Hong Kong Spends $1.2 Billion Defending Currency Overnight


© Reuters. Hong Kong Spends $1.2 Billion Defending Currency Overnight

(Bloomberg) — Hong Kong intervened to defend its currency peg for a second day after the city’s dollar fell to the weak end of its trading band.

The Hong Kong Monetary Authority bought HK$9.5 billion ($1.2 billion) of local dollars overnight, the third-biggest intervention since the defense began last month. The HKMA mopped up HK$1.57 billion on Wednesday. Lower rates than the U.S. have made the Hong Kong dollar an attractive target for shorting.

The de-facto central has now spent $7.95 billion protecting its currency system, which has the effect of tightening liquidity in a city that’s grown fat on ultra-low borrowing costs. The city, which imports U.S. monetary policy, is facing the prospect of significantly higher rates for the first time since the financial crisis.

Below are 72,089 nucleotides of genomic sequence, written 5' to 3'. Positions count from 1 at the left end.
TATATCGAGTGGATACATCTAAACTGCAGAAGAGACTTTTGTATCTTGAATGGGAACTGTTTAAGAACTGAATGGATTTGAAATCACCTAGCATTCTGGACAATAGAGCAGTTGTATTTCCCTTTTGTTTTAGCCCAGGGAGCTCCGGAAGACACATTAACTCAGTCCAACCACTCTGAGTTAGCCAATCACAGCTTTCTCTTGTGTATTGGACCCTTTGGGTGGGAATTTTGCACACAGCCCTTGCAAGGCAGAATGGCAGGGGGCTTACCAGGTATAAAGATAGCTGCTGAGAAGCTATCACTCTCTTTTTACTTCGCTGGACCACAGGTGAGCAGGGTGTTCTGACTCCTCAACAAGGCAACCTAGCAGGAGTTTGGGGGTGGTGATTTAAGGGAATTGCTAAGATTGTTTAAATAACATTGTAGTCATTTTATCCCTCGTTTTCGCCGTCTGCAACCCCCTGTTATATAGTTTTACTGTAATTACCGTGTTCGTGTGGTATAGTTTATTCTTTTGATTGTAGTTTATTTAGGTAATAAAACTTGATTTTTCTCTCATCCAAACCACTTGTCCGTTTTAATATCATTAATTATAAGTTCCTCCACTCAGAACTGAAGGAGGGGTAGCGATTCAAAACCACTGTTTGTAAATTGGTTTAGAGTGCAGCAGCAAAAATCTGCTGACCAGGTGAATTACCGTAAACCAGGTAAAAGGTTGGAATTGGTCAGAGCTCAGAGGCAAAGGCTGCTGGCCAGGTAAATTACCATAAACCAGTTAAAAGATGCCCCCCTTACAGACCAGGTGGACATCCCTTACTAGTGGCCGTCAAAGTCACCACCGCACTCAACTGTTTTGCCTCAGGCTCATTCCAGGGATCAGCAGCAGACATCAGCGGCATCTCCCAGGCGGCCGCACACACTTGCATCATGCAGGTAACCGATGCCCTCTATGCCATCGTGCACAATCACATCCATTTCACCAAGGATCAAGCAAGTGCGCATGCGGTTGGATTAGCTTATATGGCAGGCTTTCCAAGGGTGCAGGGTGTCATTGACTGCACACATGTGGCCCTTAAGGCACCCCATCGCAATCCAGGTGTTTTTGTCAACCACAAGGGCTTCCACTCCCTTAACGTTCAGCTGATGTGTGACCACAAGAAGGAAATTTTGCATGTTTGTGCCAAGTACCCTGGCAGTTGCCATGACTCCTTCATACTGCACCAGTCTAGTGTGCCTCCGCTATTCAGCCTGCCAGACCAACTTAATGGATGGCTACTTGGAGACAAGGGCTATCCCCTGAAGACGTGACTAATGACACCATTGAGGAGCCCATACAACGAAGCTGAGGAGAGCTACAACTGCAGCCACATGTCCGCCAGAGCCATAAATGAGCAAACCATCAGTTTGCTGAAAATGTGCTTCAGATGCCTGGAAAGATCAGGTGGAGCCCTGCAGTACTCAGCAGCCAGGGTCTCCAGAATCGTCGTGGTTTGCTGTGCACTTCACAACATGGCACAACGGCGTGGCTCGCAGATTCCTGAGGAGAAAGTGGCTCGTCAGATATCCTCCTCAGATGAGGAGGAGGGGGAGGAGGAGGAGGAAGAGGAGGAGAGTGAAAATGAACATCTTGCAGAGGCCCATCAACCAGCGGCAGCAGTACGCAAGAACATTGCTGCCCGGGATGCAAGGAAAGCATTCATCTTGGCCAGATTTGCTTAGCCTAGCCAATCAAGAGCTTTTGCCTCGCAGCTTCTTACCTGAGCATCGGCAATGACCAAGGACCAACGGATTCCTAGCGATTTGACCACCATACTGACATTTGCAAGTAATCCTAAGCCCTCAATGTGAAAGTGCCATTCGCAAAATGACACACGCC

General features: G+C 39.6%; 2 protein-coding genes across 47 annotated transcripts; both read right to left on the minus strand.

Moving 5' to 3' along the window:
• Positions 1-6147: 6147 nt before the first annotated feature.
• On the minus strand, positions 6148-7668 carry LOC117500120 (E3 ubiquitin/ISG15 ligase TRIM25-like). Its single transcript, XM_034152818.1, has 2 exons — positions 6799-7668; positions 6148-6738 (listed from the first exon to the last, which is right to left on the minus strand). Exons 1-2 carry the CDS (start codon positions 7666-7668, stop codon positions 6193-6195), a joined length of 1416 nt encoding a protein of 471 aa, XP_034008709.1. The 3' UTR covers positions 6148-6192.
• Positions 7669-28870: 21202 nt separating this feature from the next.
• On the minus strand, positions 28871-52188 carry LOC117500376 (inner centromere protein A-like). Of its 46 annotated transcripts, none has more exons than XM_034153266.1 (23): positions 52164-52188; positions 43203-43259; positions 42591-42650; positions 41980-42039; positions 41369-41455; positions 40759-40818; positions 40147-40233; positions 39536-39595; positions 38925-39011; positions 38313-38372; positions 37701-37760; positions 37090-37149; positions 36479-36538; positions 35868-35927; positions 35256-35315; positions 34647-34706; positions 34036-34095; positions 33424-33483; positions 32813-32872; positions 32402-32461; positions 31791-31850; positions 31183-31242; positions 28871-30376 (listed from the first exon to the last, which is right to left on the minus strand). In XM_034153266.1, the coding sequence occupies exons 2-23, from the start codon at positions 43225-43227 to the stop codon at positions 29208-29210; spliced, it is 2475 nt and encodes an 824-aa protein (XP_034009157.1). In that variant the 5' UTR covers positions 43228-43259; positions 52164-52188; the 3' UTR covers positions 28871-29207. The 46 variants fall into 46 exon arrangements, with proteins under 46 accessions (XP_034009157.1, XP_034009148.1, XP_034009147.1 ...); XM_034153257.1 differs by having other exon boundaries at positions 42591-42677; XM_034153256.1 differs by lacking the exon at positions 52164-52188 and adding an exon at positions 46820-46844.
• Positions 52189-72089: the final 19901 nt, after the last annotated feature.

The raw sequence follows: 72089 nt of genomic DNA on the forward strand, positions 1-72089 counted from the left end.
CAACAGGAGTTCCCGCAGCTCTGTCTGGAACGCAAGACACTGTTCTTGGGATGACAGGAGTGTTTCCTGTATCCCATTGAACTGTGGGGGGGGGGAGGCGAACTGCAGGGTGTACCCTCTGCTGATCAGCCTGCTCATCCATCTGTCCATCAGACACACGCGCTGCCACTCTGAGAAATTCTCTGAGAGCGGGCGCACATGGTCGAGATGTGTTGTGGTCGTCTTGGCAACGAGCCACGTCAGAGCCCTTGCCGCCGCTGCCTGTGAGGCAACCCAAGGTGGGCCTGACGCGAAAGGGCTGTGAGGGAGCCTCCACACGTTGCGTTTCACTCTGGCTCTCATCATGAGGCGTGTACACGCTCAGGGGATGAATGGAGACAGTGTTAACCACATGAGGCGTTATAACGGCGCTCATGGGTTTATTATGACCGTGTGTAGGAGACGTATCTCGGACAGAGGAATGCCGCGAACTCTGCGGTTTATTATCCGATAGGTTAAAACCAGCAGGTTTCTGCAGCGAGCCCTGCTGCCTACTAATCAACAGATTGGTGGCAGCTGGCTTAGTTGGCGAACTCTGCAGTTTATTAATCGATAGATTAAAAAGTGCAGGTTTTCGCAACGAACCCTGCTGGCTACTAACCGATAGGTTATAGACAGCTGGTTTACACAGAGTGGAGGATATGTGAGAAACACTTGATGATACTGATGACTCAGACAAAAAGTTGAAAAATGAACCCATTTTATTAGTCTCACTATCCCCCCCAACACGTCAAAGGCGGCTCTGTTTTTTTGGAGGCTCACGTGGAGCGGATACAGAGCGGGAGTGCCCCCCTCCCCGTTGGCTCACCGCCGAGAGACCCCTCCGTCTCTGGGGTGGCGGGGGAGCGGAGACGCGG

The three-month borrowing rate is 1.75 percent, near the highest since December 2008, and up from 0.8 percent a year earlier. The Hong Kong dollar was little changed at HK$7.8496 per greenback as of 11:40 a.m. local time.

While rising short-term funding costs have prompted banks to offer deposit rates of as much as 3 percent, there’s been little impact so far on the city’s housing market as lenders hold off raising the prime rate — which caps mortgages. Sun Hung Kai Properties Ltd. spent a record $3.2 billion buying a land plot at the city’s old airport site this week, signaling confidence demand will hold up in what’s already the world’s least affordable real estate market.

Still, with the U.S. expected to continue hiking interest rates, pressure on the Hong Kong dollar to weaken past its trading band will continue, prompting more intervention, and thereby draining liquidity further.

(Updates to add borrowing costs in fourth paragraph.)

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